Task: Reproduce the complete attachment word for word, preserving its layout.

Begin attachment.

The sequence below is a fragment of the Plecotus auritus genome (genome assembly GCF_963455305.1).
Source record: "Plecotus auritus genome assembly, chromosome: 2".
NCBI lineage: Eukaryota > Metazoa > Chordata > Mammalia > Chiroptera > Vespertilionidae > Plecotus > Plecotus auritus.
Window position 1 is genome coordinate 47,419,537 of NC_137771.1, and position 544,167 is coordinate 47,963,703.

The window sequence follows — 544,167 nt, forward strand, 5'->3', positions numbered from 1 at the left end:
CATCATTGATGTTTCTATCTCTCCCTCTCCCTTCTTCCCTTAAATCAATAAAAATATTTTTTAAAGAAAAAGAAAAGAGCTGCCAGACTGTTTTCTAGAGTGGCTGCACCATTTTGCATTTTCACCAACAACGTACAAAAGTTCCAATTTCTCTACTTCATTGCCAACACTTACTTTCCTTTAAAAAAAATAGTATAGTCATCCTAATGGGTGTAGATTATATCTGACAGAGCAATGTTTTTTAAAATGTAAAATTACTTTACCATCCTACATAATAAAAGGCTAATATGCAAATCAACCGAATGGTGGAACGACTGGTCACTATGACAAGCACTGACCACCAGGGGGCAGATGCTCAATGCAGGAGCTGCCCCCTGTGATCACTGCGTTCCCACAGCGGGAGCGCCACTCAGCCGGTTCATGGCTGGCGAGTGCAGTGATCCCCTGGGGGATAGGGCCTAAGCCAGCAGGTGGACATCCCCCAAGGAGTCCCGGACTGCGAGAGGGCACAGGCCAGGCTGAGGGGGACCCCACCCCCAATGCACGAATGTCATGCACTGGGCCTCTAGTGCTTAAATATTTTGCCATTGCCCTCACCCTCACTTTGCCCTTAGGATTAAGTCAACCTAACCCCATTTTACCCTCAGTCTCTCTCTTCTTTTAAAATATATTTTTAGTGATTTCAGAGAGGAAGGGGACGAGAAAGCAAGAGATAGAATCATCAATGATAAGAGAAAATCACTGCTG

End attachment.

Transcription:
The sequence below is a fragment of the Plecotus auritus genome (genome assembly GCF_963455305.1).
Source record: "Plecotus auritus genome assembly, chromosome: 2".
NCBI lineage: Eukaryota > Metazoa > Chordata > Mammalia > Chiroptera > Vespertilionidae > Plecotus > Plecotus auritus.
Window position 1 is genome coordinate 47,419,537 of NC_137771.1, and position 544,167 is coordinate 47,963,703.

The window sequence follows — 544,167 nt, forward strand, 5'->3', positions numbered from 1 at the left end:
CATCATTGATGTTTCTATCTCTCCCTCTCCCTTCTTCCCTTAAATCAATAAAAATATTTTTTAAAGAAAAAGAAAAGAGCTGCCAGACTGTTTTCTAGAGTGGCTGCACCATTTTGCATTTTCACCAACAACGTACAAAAGTTCCAATTTCTCTACTTCATTGCCAACACTTACTTTCCTTTAAAAAAAATAGTATAGTCATCCTAATGGGTGTAGATTATATCTGACAGAGCAATGTTTTTTAAAATGTAAAATTACTTTACCATCCTACATAATAAAAGGCTAATATGCAAATCAACCGAATGGTGGAACGACTGGTCACTATGACAAGCACTGACCACCAGGGGGCAGATGCTCAATGCAGGAGCTGCCCCCTGTGATCACTGCGTTCCCACAGCGGGAGCGCCACTCAGCCGGTTCATGGCTGGCGAGTGCAGTGATCCCCTGGGGGATAGGGCCTAAGCCAGCAGGTGGACATCCCCCAAGGAGTCCCGGACTGCGAGAGGGCACAGGCCAGGCTGAGGGGGACCCCACCCCCAATGCACGAATGTCATGCACTGGGCCTCTAGTGCTTAAATATTTTGCCATTGCCCTCACCCTCACTTTGCCCTTAGGATTAAGTCAACCTAACCCCATTTTACCCTCAGTCTCTCTCTTCTTTTAAAATATATTTTTAGTGATTTCAGAGAGGAAGGGGACGAGAAAGCAAGAGATAGAATCATCAATGATAAGAGAAAATCACTGCTG